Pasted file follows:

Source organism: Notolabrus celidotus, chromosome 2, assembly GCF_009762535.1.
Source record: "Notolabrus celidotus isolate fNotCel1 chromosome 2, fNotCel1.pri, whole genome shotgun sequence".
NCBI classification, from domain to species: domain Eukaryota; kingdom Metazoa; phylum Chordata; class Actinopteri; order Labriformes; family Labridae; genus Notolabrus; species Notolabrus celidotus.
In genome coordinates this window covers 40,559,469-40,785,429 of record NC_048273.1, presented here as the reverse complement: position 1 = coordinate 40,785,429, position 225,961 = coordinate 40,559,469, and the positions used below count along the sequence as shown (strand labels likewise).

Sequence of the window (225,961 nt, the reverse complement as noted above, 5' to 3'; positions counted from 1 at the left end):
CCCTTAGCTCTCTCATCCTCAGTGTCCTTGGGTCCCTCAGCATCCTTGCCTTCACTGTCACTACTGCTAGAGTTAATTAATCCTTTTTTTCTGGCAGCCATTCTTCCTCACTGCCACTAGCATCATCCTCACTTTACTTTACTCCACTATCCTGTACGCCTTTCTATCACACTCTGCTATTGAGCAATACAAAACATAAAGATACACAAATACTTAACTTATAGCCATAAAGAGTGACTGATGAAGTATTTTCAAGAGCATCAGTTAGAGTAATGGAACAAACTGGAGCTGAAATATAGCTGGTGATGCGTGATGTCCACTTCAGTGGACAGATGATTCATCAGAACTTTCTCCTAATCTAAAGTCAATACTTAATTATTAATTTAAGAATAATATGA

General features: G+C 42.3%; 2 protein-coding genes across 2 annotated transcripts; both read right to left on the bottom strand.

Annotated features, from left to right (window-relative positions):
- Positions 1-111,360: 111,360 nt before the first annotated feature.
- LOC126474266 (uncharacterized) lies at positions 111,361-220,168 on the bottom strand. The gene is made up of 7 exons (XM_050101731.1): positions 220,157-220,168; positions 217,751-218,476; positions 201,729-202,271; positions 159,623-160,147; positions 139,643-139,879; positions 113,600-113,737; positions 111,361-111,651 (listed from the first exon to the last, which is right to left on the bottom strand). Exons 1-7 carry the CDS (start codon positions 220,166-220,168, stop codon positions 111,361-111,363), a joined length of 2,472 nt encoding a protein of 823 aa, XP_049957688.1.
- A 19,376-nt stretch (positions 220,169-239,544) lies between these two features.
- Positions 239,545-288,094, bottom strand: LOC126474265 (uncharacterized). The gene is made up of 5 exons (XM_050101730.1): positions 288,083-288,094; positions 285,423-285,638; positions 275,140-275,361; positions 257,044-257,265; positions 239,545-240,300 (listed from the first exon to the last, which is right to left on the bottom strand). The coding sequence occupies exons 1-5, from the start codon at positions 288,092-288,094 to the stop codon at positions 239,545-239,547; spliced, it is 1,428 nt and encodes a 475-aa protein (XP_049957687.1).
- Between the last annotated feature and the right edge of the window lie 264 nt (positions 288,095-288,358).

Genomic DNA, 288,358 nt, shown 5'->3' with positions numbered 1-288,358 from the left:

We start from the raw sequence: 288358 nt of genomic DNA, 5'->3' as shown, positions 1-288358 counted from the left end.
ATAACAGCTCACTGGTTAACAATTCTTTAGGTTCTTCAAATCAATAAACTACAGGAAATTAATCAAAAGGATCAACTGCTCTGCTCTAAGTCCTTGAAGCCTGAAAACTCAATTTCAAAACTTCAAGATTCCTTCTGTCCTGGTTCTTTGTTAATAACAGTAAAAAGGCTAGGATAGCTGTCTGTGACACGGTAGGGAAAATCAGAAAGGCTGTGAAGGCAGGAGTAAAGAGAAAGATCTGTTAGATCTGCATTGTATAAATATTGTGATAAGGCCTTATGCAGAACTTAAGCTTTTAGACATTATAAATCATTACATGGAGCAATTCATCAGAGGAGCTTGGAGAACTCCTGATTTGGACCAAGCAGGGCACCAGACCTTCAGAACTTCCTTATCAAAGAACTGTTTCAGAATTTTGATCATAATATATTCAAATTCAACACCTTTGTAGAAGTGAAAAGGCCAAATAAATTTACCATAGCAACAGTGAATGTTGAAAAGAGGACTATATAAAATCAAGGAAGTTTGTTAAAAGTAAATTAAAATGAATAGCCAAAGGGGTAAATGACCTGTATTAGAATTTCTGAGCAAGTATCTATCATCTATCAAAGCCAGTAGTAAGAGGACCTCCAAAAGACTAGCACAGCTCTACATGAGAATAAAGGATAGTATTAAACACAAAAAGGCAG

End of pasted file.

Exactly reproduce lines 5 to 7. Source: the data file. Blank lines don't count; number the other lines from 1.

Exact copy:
Sequence of the window (225,961 nt, the reverse complement as noted above, 5' to 3'; positions counted from 1 at the left end):
CCCTTAGCTCTCTCATCCTCAGTGTCCTTGGGTCCCTCAGCATCCTTGCCTTCACTGTCACTACTGCTAGAGTTAATTAATCCTTTTTTTCTGGCAGCCATTCTTCCTCACTGCCACTAGCATCATCCTCACTTTACTTTACTCCACTATCCTGTACGCCTTTCTATCACACTCTGCTATTGAGCAATACAAAACATAAAGATACACAAATACTTAACTTATAGCCATAAAGAGTGACTGATGAAGTATTTTCAAGAGCATCAGTTAGAGTAATGGAACAAACTGGAGCTGAAATATAGCTGGTGATGCGTGATGTCCACTTCAGTGGACAGATGATTCATCAGAACTTTCTCCTAATCTAAAGTCAATACTTAATTATTAATTTAAGAATAATATGA

General features: G+C 42.3%; 2 protein-coding genes across 2 annotated transcripts; both read right to left on the bottom strand.